MASSILLON, Ohio – Police found pit bull puppies living in incredible filth in Massillon, and said they think that the animals might be linked to the underground world of dog fighting, 19/43 News' Denise Strzelczyk reported.
Police said that pit bulls that are brought to the Animal Protective League are turned away, and eventually destroyed. The animals are victims of their own breed, too often the victim of the violence that is dog fighting.
Investigators said that they know of rings that operate within a mile of their Cleveland headquarters.
The pit bull dogs and their puppies found in Massillon were cramped in cages in a basement, living in their own filth.
"The dogs were found in deplorable conditions -- no food, no water, standing in their own fecal matter," Massillon Police Department spokeswoman Vickie Davis said. "The defendant's wife admitted they ran out of food -- had no food in their house for the animals."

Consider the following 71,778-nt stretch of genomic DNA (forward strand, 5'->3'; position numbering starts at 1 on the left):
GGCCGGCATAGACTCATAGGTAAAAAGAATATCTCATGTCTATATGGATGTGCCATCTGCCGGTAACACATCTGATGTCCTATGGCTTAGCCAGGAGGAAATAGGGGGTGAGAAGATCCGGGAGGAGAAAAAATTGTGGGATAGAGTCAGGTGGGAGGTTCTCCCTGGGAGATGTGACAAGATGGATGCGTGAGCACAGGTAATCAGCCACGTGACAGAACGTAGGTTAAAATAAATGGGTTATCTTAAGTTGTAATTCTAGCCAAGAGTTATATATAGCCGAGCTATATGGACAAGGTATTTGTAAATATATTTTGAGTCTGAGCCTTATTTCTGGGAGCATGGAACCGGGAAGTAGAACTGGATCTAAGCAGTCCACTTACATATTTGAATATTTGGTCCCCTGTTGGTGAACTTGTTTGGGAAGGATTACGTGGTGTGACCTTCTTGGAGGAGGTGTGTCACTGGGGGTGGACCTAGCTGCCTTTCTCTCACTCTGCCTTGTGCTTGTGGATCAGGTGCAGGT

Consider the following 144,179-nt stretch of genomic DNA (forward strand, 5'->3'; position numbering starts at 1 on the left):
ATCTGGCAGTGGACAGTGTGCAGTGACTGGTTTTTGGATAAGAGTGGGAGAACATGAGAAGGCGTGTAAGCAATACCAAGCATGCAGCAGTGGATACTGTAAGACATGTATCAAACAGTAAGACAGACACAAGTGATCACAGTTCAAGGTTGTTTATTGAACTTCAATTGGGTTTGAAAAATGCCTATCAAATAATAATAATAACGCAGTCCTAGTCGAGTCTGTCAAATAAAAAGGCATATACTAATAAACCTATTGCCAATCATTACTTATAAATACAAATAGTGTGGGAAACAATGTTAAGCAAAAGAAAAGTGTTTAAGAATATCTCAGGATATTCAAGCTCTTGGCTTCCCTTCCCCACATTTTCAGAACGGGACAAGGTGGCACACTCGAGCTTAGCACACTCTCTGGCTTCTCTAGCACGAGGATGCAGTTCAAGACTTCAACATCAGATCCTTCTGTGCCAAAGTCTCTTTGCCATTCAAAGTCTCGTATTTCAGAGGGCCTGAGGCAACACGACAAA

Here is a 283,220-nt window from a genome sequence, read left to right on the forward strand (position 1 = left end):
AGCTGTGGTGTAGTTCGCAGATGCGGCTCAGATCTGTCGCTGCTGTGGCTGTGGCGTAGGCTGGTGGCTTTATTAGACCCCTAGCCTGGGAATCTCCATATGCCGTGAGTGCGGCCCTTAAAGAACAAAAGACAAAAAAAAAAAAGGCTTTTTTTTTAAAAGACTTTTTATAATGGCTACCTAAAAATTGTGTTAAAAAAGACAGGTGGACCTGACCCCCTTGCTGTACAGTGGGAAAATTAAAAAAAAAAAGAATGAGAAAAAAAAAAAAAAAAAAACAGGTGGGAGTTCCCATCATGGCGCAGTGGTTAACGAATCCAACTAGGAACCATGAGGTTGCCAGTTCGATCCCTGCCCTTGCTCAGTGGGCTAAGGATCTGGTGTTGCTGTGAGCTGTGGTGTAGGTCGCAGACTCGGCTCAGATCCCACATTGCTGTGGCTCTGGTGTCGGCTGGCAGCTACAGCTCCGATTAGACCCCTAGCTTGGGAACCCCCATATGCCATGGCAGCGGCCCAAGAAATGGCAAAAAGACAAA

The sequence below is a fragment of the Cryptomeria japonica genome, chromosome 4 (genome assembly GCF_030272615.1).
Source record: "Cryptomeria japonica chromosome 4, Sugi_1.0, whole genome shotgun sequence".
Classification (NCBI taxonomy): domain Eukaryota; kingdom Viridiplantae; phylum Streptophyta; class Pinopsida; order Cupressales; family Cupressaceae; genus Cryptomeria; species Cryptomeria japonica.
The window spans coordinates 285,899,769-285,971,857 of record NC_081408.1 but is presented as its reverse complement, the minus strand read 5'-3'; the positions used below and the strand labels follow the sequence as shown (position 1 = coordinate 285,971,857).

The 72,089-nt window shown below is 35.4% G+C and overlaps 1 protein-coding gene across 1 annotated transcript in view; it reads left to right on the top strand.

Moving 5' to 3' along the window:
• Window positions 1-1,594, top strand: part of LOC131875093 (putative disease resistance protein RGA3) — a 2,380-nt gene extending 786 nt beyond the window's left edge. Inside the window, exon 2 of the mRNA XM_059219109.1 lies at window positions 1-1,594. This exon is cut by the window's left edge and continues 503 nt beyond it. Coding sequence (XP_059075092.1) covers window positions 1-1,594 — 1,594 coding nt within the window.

The defendant is Ulysses Amos, who pleaded not guilty to almost 10 charges, including animal cruelty. Police said they believe that Amos intended to sell the pit bulls for illegal dog fighting, where dogs tear each other apart, sometimes until death, according to APL investigator Matt Granito.
"There is a very planned way they do this," Granito said. "They usually pick a site somewhere where no one can hear the dogs. They construct a ring -- it's six-feet walls with two-feet height, it's just like a boxing ring."
Granito said that illegal dog fighting is alive and well in the Cleveland area. He said that the betting begins, and when enough blood is shed to determine a winner, the fight ends.
The dogs become the victims of a sick sport. Even if they survive, they're not adoptable.
"The ones that fought, they are half-dead," Granito said.